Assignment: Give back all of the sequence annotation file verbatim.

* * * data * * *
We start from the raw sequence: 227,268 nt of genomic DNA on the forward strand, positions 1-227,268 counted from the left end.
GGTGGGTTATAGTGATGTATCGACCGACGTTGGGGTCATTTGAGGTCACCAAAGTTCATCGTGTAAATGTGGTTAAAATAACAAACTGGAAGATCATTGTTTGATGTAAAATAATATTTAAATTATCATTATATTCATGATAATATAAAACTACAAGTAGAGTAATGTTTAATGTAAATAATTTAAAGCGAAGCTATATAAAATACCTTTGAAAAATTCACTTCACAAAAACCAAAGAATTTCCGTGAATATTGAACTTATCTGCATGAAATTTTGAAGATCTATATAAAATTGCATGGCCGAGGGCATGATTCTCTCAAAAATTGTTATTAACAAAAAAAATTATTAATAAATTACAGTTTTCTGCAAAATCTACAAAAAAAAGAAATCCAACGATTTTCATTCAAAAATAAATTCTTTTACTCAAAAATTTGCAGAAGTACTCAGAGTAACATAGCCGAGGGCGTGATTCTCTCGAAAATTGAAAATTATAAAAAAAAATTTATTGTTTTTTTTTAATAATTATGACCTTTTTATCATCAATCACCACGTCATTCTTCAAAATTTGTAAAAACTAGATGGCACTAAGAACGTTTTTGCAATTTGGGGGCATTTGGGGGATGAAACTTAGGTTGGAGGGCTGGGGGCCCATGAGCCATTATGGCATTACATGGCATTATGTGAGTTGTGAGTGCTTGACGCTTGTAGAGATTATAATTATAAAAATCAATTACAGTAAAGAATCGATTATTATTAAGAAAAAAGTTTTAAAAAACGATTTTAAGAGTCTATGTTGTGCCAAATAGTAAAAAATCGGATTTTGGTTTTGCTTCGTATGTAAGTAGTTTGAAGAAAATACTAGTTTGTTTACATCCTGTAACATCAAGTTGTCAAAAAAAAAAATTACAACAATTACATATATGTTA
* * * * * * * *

We start from the raw sequence: 227,268 nt of genomic DNA on the forward strand, positions 1-227,268 counted from the left end.
GGTGGGTTATAGTGATGTATCGACCGACGTTGGGGTCATTTGAGGTCACCAAAGTTCATCGTGTAAATGTGGTTAAAATAACAAACTGGAAGATCATTGTTTGATGTAAAATAATATTTAAATTATCATTATATTCATGATAATATAAAACTACAAGTAGAGTAATGTTTAATGTAAATAATTTAAAGCGAAGCTATATAAAATACCTTTGAAAAATTCACTTCACAAAAACCAAAGAATTTCCGTGAATATTGAACTTATCTGCATGAAATTTTGAAGATCTATATAAAATTGCATGGCCGAGGGCATGATTCTCTCAAAAATTGTTATTAACAAAAAAAATTATTAATAAATTACAGTTTTCTGCAAAATCTACAAAAAAAAGAAATCCAACGATTTTCATTCAAAAATAAATTCTTTTACTCAAAAATTTGCAGAAGTACTCAGAGTAACATAGCCGAGGGCGTGATTCTCTCGAAAATTGAAAATTATAAAAAAAAATTTATTGTTTTTTTTTAATAATTATGACCTTTTTATCATCAATCACCACGTCATTCTTCAAAATTTGTAAAAACTAGATGGCACTAAGAACGTTTTTGCAATTTGGGGGCATTTGGGGGATGAAACTTAGGTTGGAGGGCTGGGGGCCCATGAGCCATTATGGCATTACATGGCATTATGTGAGTTGTGAGTGCTTGACGCTTGTAGAGATTATAATTATAAAAATCAATTACAGTAAAGAATCGATTATTATTAAGAAAAAAGTTTTAAAAAACGATTTTAAGAGTCTATGTTGTGCCAAATAGTAAAAAATCGGATTTTGGTTTTGCTTCGTATGTAAGTAGTTTGAAGAAAATACTAGTTTGTTTACATCCTGTAACATCAAGTTGTCAAAAAAAAAAATTACAACAATTACATATATGTTA